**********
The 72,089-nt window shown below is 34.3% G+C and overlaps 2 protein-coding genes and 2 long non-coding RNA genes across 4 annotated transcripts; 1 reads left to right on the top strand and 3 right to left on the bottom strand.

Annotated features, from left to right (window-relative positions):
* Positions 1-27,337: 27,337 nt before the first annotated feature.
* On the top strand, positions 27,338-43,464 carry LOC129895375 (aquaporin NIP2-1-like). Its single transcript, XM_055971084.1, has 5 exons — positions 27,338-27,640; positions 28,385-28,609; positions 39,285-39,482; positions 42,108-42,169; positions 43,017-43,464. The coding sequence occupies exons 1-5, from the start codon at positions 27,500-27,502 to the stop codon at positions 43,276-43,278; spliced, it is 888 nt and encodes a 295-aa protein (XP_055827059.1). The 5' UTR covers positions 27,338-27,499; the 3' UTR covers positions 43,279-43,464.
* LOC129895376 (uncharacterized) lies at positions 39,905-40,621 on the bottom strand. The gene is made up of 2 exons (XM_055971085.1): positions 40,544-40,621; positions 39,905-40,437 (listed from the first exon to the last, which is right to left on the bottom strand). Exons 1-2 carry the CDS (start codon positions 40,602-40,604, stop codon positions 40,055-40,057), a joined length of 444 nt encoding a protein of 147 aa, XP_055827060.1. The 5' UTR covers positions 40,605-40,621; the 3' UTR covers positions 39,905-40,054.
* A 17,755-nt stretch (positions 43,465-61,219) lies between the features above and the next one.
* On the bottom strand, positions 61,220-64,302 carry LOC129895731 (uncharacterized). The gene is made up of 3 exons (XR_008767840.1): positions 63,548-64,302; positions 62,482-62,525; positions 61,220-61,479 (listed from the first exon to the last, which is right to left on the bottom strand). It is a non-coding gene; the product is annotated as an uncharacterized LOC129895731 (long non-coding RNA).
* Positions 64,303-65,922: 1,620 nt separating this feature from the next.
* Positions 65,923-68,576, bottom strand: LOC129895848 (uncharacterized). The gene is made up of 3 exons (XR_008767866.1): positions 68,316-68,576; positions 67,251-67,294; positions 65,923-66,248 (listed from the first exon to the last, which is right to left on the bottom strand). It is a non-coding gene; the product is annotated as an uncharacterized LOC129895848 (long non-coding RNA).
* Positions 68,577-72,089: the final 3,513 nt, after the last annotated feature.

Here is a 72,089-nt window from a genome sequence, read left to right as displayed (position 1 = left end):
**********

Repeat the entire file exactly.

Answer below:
The 72,089-nt window shown below is 34.3% G+C and overlaps 2 protein-coding genes and 2 long non-coding RNA genes across 4 annotated transcripts; 1 reads left to right on the top strand and 3 right to left on the bottom strand.

Annotated features, from left to right (window-relative positions):
* Positions 1-27,337: 27,337 nt before the first annotated feature.
* On the top strand, positions 27,338-43,464 carry LOC129895375 (aquaporin NIP2-1-like). Its single transcript, XM_055971084.1, has 5 exons — positions 27,338-27,640; positions 28,385-28,609; positions 39,285-39,482; positions 42,108-42,169; positions 43,017-43,464. The coding sequence occupies exons 1-5, from the start codon at positions 27,500-27,502 to the stop codon at positions 43,276-43,278; spliced, it is 888 nt and encodes a 295-aa protein (XP_055827059.1). The 5' UTR covers positions 27,338-27,499; the 3' UTR covers positions 43,279-43,464.
* LOC129895376 (uncharacterized) lies at positions 39,905-40,621 on the bottom strand. The gene is made up of 2 exons (XM_055971085.1): positions 40,544-40,621; positions 39,905-40,437 (listed from the first exon to the last, which is right to left on the bottom strand). Exons 1-2 carry the CDS (start codon positions 40,602-40,604, stop codon positions 40,055-40,057), a joined length of 444 nt encoding a protein of 147 aa, XP_055827060.1. The 5' UTR covers positions 40,605-40,621; the 3' UTR covers positions 39,905-40,054.
* A 17,755-nt stretch (positions 43,465-61,219) lies between the features above and the next one.
* On the bottom strand, positions 61,220-64,302 carry LOC129895731 (uncharacterized). The gene is made up of 3 exons (XR_008767840.1): positions 63,548-64,302; positions 62,482-62,525; positions 61,220-61,479 (listed from the first exon to the last, which is right to left on the bottom strand). It is a non-coding gene; the product is annotated as an uncharacterized LOC129895731 (long non-coding RNA).
* Positions 64,303-65,922: 1,620 nt separating this feature from the next.
* Positions 65,923-68,576, bottom strand: LOC129895848 (uncharacterized). The gene is made up of 3 exons (XR_008767866.1): positions 68,316-68,576; positions 67,251-67,294; positions 65,923-66,248 (listed from the first exon to the last, which is right to left on the bottom strand). It is a non-coding gene; the product is annotated as an uncharacterized LOC129895848 (long non-coding RNA).
* Positions 68,577-72,089: the final 3,513 nt, after the last annotated feature.

Here is a 72,089-nt window from a genome sequence, read left to right as displayed (position 1 = left end):